# Discrete Random Variables - Joint Probability Distribution

The **joint probability distribution** of two random variables is a function describing the probability of pairs of values occurring. For instance, consider a random variable $X$ that represents the number of heads in a single coin flip, and a random variable $Y$ that represents the number of heads in a different single coin flip. Then the joint distribution of $X$ and $Y$ is

$\text{Pr}(X=x, Y=y) = \begin{cases} \frac{1}{4} & x = 0, y = 0 \\ \frac{1}{4} & x = 0, y = 1 \\ \frac{1}{4} & x = 1, y = 0 \\ \frac{1}{4} & x = 1, y = 1 \end{cases}$

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## Formal definition

The joint distribution of two random variables $X,Y$ is given by

$\text{Pr}[X=x \text{ and } Y=y] = \text{Pr}(Y = y | X = x)\text{Pr}(X = x) = \text{Pr}(X = x | Y = y)\text{Pr}(Y = y)$

where $P(Y = y | X = x)$ is the probability that $Y = y$ *given that* $X = x$. When $X,Y$ are independent, this value is equal to $P(Y = y)$ (as the fact that $X = x$ is irrelevant), and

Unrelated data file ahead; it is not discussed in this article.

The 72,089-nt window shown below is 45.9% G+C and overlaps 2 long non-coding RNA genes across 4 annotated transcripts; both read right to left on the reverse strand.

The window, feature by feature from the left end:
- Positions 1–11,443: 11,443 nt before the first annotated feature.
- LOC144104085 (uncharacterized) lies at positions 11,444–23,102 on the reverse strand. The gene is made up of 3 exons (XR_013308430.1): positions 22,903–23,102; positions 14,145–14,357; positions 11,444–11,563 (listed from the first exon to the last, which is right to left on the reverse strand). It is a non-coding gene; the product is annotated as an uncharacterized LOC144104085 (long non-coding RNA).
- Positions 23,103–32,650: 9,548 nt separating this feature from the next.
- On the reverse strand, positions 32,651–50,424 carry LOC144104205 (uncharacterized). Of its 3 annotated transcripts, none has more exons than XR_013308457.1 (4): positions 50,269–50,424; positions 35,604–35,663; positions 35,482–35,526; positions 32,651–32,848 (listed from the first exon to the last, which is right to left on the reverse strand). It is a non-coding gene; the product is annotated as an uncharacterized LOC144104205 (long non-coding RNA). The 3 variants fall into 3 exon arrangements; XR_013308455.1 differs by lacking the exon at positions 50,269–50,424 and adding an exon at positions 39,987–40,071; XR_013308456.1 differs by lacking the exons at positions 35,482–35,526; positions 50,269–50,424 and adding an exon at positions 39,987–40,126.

$\text{Pr}[X = x, Y = y] = \text{Pr}(X=x)\text{Pr}(Y=y)$

This also allows the joint distribution to be used as an independence test: if the above relation holds for all $x,y$, then $X$ and $Y$ are independent. Otherwise, they are not.

Notably, this relation immediately rearranges to Bayes' theorem, which is very important in conditional probability.

Suppose that the probability that a random person has a certain disease is $0.005.$ A scientist develops a device which tests a person positive for the disease with $95$% chance when the person really has the disease. However, the same device tests a person positive for the disease with $1$% chance when the person in fact does not have the disease. What is the probability that a person really has the disease when tested positive by the device?

## Total probability

If $X$ takes on the value $x$, $Y$ must take on some value, and so

$\text{Pr}[X = x] = \sum_y \text{Pr}[X = x, Y = y] = \sum_y \text{Pr}[X = x|Y = y]\text{Pr}[Y = y]$

which is related to the law of iterated expectation.

## See also

**Cite as:**Discrete Random Variables - Joint Probability Distribution.

*Brilliant.org*. Retrieved from https://brilliant.org/wiki/discrete-random-variables-joint-probability/